The afghans are occupying Gila Community College next week with big plans to bomb the garden.
But don’t worry, these afghans are unarmed.
Inspired by a national craze known as yarn bombing, grandma graffiti and guerrilla knitting, GCC folk art students on Monday will cover nearly everything in a center court garden with colorful yarn starting at 1 p.m.
GCC instructor Elissa Hugens-Aleshire said yarn bombing has become a movement globally, with knitters covering park benches, vehicles, lamp posts, bicycles and even the bull statue near Wall Street.
While some people yarn bomb to make a political statement, GCC students are just trying to bring a little colorful whimsy to the garden, said Juliet Wing, a folk art student.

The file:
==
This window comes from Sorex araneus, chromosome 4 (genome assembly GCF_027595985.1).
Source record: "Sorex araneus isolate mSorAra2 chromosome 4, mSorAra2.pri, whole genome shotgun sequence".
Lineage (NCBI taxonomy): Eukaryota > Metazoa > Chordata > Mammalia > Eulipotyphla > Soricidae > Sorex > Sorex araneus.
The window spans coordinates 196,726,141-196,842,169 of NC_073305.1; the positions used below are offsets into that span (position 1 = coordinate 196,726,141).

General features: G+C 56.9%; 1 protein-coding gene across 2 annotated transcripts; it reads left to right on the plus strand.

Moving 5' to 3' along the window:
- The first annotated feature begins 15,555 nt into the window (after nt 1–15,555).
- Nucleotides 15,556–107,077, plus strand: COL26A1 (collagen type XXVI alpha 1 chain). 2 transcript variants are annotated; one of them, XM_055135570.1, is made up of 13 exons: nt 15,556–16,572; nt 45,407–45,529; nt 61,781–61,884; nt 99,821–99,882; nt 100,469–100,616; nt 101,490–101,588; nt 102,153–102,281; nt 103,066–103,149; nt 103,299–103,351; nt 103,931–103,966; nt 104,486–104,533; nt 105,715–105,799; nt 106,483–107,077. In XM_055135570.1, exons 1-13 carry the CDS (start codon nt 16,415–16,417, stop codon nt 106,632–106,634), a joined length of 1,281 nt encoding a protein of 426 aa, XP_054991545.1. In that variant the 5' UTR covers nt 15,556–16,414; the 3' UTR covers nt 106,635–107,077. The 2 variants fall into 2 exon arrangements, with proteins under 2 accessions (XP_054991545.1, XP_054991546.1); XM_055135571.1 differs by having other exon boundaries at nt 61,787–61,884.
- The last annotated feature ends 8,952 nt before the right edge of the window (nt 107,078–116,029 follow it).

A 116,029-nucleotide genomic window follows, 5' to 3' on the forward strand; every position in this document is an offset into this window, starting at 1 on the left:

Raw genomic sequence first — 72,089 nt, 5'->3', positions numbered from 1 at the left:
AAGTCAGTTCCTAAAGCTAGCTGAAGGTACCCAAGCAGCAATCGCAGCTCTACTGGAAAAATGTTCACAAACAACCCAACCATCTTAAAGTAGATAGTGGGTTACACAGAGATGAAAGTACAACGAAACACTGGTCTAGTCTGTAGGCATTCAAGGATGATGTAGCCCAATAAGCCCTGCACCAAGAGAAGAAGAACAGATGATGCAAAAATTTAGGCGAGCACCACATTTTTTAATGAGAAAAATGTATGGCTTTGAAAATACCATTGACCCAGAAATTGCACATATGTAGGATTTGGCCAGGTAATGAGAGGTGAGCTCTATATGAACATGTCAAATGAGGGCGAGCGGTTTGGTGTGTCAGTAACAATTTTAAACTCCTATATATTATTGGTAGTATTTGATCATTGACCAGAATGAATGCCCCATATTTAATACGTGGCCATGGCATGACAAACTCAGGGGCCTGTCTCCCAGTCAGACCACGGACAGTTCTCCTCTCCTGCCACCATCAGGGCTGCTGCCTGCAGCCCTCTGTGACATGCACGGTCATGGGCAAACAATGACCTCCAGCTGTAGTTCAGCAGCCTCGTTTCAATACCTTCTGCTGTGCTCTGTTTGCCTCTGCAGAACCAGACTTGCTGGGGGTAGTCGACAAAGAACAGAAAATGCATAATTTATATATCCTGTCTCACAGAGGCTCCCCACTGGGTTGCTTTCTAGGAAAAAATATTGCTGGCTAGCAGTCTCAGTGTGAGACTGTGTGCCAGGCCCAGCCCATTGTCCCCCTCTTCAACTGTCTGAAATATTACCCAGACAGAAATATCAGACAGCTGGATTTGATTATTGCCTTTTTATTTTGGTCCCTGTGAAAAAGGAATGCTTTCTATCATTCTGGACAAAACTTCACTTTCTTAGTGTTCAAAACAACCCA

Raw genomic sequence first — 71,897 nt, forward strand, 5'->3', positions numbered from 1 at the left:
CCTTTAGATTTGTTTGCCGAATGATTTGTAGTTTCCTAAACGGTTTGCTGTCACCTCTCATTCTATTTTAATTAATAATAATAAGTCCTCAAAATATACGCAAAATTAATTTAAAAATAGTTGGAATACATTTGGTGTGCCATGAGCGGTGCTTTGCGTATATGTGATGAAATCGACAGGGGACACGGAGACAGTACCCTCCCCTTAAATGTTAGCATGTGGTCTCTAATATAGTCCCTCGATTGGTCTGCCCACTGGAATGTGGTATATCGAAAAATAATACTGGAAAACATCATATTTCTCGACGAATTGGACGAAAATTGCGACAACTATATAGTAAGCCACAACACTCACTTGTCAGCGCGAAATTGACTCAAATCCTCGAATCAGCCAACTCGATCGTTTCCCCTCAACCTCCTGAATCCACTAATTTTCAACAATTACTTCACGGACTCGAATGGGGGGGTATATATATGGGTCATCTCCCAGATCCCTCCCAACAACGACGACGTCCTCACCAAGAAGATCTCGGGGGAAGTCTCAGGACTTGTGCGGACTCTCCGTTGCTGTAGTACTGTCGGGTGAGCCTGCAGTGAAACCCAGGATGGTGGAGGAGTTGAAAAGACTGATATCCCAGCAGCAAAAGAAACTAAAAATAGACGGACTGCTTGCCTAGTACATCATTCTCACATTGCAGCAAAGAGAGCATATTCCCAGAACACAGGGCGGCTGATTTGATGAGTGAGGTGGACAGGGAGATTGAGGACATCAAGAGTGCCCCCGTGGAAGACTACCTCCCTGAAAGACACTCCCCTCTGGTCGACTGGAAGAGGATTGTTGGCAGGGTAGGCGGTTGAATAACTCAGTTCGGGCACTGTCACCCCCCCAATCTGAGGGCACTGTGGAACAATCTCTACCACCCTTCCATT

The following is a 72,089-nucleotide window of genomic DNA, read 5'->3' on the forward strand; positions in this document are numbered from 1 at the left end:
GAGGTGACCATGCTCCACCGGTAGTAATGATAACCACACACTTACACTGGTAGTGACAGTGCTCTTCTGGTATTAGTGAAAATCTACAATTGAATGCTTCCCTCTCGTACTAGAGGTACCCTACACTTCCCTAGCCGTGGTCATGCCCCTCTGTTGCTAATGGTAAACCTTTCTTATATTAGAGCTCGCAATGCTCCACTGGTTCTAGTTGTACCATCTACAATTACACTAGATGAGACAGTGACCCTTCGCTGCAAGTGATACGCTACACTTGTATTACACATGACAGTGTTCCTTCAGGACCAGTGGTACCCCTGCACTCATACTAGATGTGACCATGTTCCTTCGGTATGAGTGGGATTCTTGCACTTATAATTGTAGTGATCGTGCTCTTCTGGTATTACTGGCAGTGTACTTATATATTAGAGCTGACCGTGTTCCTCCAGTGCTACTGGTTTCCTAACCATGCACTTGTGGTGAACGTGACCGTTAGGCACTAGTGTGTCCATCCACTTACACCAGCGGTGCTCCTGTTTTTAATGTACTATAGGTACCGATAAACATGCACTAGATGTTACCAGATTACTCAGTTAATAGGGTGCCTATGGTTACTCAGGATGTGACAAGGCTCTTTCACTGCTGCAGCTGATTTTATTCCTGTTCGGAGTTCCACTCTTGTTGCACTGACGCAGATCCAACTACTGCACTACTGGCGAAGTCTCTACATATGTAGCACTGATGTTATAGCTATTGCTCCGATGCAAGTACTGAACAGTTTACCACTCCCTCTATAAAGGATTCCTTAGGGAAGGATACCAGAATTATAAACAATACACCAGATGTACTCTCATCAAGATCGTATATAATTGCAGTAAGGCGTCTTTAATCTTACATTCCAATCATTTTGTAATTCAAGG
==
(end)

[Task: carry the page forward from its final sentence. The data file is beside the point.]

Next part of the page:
Wing demonstrated yarn bombing for fellow classmates recently, covering a boulder in the garden with an afghan.
On Monday, Hugens-Aleshire’s students will use colorful, knitted blankets to cover trees, rocks, bushes, rain gutters — virtually everything in the garden. The blankets and yarn will not damage any the plants and, depending on the weather, the exhibit will remain up for several weeks.
Hugens-Aleshire admits yarn bombing may look a little crazy, but most outsider art does.
While many of Hugens’ students are proficient in various mediums, yarn bombing is “outside any of our expertise.”
“All of these people are doing art that is out of their comfort level,” she said.
Hugens’ class is structured around learning about folk artists and gaining the confidence to test their own artistic boundaries.
“I consider it art for people that do not want to be in a regular art class,” she said. “I really try not to tell them what to do at all. All I do is facilitate.”
Anyone who can knit, crochet or wrap yarn around a tree is encouraged to participate on Monday.
“Or just come watch and cheer us on,” Wing said.